Located in New York’s East Village Studio Tack-designed Restaurant Tsukimi is Both Elegant & Inviting to Echo the Subtle Cuisine
The timelessness of Tsukimi is a reminder of another life years ago, when Executive Chef Takanori Akiyama and General Manager Karen Lin first met and worked together in the same space.
Just 14 seats in a polished atmosphere and a 12-course tasting menu: This is Tsukimi. Located in New York City, the Japanese restaurant was named after an autumn festival whose celebration consists of sharing food and sake under the full moon to promote contemplation, gratitude, and togetherness. These values pervade the venue designed by Brooklyn-based Studio Tack.
“While we certainly studied traditional Japanese dining interiors,” says Leigh Salem, a partner at the practice, “we were interested in a more eclectic and layered expression, referencing different eras and material palettes for the narrative of the space.”
“The space is quite small so each piece of millwork and location had to be custom-built for efficiency and multiple uses,” Leigh Salem confesses.
Two brass counter tables that face each other—leaving space in between for a path leading to the kitchen—can host seven diners each. The lighting is inspired by the indirect way the Japanese view the moon (reflecting in the water or through the landscape) during the restaurant’s namesake festival.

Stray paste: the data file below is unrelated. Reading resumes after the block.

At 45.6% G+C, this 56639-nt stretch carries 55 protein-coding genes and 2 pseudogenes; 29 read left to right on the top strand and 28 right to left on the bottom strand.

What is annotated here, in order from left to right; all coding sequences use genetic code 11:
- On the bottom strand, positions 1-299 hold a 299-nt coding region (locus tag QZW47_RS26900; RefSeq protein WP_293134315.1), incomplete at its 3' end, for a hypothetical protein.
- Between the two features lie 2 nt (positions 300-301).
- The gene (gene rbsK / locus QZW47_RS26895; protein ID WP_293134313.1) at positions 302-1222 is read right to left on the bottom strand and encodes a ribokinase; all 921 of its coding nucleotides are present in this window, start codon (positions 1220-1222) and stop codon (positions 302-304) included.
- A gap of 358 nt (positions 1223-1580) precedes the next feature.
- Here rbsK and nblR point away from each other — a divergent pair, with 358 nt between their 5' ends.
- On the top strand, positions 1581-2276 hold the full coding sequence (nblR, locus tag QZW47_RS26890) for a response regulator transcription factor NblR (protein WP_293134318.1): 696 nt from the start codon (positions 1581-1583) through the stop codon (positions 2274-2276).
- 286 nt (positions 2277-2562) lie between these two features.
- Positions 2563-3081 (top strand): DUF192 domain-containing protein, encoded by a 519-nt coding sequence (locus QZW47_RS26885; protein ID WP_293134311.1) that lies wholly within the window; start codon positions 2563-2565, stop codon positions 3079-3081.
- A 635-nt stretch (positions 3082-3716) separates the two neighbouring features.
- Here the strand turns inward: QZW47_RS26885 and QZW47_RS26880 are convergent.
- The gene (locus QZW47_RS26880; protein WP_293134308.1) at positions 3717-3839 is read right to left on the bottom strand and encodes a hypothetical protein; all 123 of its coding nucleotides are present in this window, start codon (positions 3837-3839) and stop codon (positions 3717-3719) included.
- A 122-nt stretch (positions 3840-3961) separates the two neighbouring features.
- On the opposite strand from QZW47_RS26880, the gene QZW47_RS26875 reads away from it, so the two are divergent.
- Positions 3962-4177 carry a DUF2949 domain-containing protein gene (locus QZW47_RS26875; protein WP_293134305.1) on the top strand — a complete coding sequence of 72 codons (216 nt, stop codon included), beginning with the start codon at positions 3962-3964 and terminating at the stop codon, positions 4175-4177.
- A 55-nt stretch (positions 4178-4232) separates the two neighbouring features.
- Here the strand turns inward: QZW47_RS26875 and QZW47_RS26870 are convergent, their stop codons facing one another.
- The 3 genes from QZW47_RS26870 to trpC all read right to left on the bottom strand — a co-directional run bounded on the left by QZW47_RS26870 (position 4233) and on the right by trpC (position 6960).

“We wanted to create something warm, honest, precise and reflective,” says Leigh Salem.
“We aimed to shape a glowing amber space, hidden behind a somewhat humble and pared-down facade. Each seat is framed by the architecture, creating a ceremonial sequence to the meal.”
Another goal was “to develop a space that celebrated a collective dining experience, a room that encourages togetherness and reflection.”
Selected to pair with flavors from the menu, dinnerware—comprising ceramics and custom pieces made by Japanese artist Hitori Wada and Brooklyn-based artist Minami Takahashi from Soto Ceramics—rotates seasonally. It is complemented with glassware from Tokyo-based Kimoto Glassware, Austrian glass manufacturer Zalto and some vintage pieces that belonged to Karen Lin’s parents. All these rare and beautiful objects are delicately placed on the tables and displayed on the shelves, becoming an integral part of the refined interior.
“We were drawn to the project because of the ownership team and their approach to their craft,” Leigh Salem says.
“The menu is grounded in the formal kaiseki tradition, yet reinterpreted through a contemporary New York lens. Each dish is a beautiful rendering of the chef’s perspective.”
Traditional forms and materials blend with contemporary detailing throughout the concept, in a peaceful atmosphere where savoring food becomes like a ritual—and to give tribute to that approach, Studio Tack perfected every element.